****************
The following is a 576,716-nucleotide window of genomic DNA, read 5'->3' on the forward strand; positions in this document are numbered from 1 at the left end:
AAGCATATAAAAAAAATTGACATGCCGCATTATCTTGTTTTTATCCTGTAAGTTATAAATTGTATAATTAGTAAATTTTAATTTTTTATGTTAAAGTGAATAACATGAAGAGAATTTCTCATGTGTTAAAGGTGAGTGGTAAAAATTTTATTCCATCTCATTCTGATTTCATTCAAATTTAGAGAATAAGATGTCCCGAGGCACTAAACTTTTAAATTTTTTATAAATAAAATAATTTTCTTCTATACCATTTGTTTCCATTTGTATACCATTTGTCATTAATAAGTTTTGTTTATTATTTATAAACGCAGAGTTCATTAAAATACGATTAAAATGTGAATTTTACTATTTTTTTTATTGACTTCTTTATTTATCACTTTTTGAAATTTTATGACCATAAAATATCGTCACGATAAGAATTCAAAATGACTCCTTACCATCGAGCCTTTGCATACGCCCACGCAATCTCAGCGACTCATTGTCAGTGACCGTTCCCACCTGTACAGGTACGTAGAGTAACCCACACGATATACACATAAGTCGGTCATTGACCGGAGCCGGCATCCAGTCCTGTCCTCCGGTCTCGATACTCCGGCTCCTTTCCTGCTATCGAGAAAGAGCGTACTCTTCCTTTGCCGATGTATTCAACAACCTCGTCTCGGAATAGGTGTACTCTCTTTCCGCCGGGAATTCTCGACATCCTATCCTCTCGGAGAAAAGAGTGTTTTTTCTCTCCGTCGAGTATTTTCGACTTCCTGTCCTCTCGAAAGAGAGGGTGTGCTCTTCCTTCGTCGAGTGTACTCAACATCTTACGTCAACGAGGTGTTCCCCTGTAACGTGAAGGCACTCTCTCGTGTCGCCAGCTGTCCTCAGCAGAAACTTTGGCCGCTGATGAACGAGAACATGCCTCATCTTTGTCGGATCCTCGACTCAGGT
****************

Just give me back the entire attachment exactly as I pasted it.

The following is a 576,716-nucleotide window of genomic DNA, read 5'->3' on the forward strand; positions in this document are numbered from 1 at the left end:
AAGCATATAAAAAAAATTGACATGCCGCATTATCTTGTTTTTATCCTGTAAGTTATAAATTGTATAATTAGTAAATTTTAATTTTTTATGTTAAAGTGAATAACATGAAGAGAATTTCTCATGTGTTAAAGGTGAGTGGTAAAAATTTTATTCCATCTCATTCTGATTTCATTCAAATTTAGAGAATAAGATGTCCCGAGGCACTAAACTTTTAAATTTTTTATAAATAAAATAATTTTCTTCTATACCATTTGTTTCCATTTGTATACCATTTGTCATTAATAAGTTTTGTTTATTATTTATAAACGCAGAGTTCATTAAAATACGATTAAAATGTGAATTTTACTATTTTTTTTATTGACTTCTTTATTTATCACTTTTTGAAATTTTATGACCATAAAATATCGTCACGATAAGAATTCAAAATGACTCCTTACCATCGAGCCTTTGCATACGCCCACGCAATCTCAGCGACTCATTGTCAGTGACCGTTCCCACCTGTACAGGTACGTAGAGTAACCCACACGATATACACATAAGTCGGTCATTGACCGGAGCCGGCATCCAGTCCTGTCCTCCGGTCTCGATACTCCGGCTCCTTTCCTGCTATCGAGAAAGAGCGTACTCTTCCTTTGCCGATGTATTCAACAACCTCGTCTCGGAATAGGTGTACTCTCTTTCCGCCGGGAATTCTCGACATCCTATCCTCTCGGAGAAAAGAGTGTTTTTTCTCTCCGTCGAGTATTTTCGACTTCCTGTCCTCTCGAAAGAGAGGGTGTGCTCTTCCTTCGTCGAGTGTACTCAACATCTTACGTCAACGAGGTGTTCCCCTGTAACGTGAAGGCACTCTCTCGTGTCGCCAGCTGTCCTCAGCAGAAACTTTGGCCGCTGATGAACGAGAACATGCCTCATCTTTGTCGGATCCTCGACTCAGGT